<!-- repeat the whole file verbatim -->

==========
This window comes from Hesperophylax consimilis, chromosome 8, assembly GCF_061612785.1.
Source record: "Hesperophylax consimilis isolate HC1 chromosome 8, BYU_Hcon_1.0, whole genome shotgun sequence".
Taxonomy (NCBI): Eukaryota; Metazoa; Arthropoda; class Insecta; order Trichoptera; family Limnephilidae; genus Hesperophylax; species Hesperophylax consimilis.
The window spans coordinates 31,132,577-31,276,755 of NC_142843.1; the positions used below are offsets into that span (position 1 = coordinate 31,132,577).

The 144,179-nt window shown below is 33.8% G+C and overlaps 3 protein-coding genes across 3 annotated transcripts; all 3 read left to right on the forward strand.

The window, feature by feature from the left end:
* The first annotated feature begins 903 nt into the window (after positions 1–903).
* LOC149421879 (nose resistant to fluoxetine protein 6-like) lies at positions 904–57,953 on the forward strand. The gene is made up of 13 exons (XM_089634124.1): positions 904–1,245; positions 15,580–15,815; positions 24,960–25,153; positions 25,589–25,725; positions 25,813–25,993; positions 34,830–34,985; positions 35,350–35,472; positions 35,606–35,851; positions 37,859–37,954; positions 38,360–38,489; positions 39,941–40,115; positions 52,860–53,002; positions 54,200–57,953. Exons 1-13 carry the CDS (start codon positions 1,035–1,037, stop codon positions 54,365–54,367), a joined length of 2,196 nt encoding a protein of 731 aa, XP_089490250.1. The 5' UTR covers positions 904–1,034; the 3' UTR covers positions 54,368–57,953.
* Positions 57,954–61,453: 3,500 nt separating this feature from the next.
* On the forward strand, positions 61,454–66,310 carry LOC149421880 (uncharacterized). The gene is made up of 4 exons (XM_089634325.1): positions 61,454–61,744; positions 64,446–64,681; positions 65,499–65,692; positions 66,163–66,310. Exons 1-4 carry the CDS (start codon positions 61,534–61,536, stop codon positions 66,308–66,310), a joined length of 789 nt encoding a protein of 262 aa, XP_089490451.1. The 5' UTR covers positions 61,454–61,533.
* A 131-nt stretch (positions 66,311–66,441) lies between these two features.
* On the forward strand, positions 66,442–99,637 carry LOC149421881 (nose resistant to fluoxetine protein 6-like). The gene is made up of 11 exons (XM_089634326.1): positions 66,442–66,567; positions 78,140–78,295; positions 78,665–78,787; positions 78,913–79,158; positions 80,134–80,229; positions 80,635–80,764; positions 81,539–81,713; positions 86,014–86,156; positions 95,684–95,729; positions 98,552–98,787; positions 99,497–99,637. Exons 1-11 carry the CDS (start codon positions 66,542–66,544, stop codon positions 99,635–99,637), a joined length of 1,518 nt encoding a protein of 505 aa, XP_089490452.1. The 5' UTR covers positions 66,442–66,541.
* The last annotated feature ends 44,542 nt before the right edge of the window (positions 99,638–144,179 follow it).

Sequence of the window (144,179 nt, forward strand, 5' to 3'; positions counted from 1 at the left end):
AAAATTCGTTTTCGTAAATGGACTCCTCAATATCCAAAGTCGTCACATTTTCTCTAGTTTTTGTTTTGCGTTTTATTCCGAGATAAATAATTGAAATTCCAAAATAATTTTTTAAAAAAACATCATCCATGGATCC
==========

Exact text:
This window comes from Hesperophylax consimilis, chromosome 8, assembly GCF_061612785.1.
Source record: "Hesperophylax consimilis isolate HC1 chromosome 8, BYU_Hcon_1.0, whole genome shotgun sequence".
Taxonomy (NCBI): Eukaryota; Metazoa; Arthropoda; class Insecta; order Trichoptera; family Limnephilidae; genus Hesperophylax; species Hesperophylax consimilis.
The window spans coordinates 31,132,577-31,276,755 of NC_142843.1; the positions used below are offsets into that span (position 1 = coordinate 31,132,577).

The 144,179-nt window shown below is 33.8% G+C and overlaps 3 protein-coding genes across 3 annotated transcripts; all 3 read left to right on the forward strand.

The window, feature by feature from the left end:
* The first annotated feature begins 903 nt into the window (after positions 1–903).
* LOC149421879 (nose resistant to fluoxetine protein 6-like) lies at positions 904–57,953 on the forward strand. The gene is made up of 13 exons (XM_089634124.1): positions 904–1,245; positions 15,580–15,815; positions 24,960–25,153; positions 25,589–25,725; positions 25,813–25,993; positions 34,830–34,985; positions 35,350–35,472; positions 35,606–35,851; positions 37,859–37,954; positions 38,360–38,489; positions 39,941–40,115; positions 52,860–53,002; positions 54,200–57,953. Exons 1-13 carry the CDS (start codon positions 1,035–1,037, stop codon positions 54,365–54,367), a joined length of 2,196 nt encoding a protein of 731 aa, XP_089490250.1. The 5' UTR covers positions 904–1,034; the 3' UTR covers positions 54,368–57,953.
* Positions 57,954–61,453: 3,500 nt separating this feature from the next.
* On the forward strand, positions 61,454–66,310 carry LOC149421880 (uncharacterized). The gene is made up of 4 exons (XM_089634325.1): positions 61,454–61,744; positions 64,446–64,681; positions 65,499–65,692; positions 66,163–66,310. Exons 1-4 carry the CDS (start codon positions 61,534–61,536, stop codon positions 66,308–66,310), a joined length of 789 nt encoding a protein of 262 aa, XP_089490451.1. The 5' UTR covers positions 61,454–61,533.
* A 131-nt stretch (positions 66,311–66,441) lies between these two features.
* On the forward strand, positions 66,442–99,637 carry LOC149421881 (nose resistant to fluoxetine protein 6-like). The gene is made up of 11 exons (XM_089634326.1): positions 66,442–66,567; positions 78,140–78,295; positions 78,665–78,787; positions 78,913–79,158; positions 80,134–80,229; positions 80,635–80,764; positions 81,539–81,713; positions 86,014–86,156; positions 95,684–95,729; positions 98,552–98,787; positions 99,497–99,637. Exons 1-11 carry the CDS (start codon positions 66,542–66,544, stop codon positions 99,635–99,637), a joined length of 1,518 nt encoding a protein of 505 aa, XP_089490452.1. The 5' UTR covers positions 66,442–66,541.
* The last annotated feature ends 44,542 nt before the right edge of the window (positions 99,638–144,179 follow it).

Sequence of the window (144,179 nt, forward strand, 5' to 3'; positions counted from 1 at the left end):
AAAATTCGTTTTCGTAAATGGACTCCTCAATATCCAAAGTCGTCACATTTTCTCTAGTTTTTGTTTTGCGTTTTATTCCGAGATAAATAATTGAAATTCCAAAATAATTTTTTAAAAAAACATCATCCATGGATCC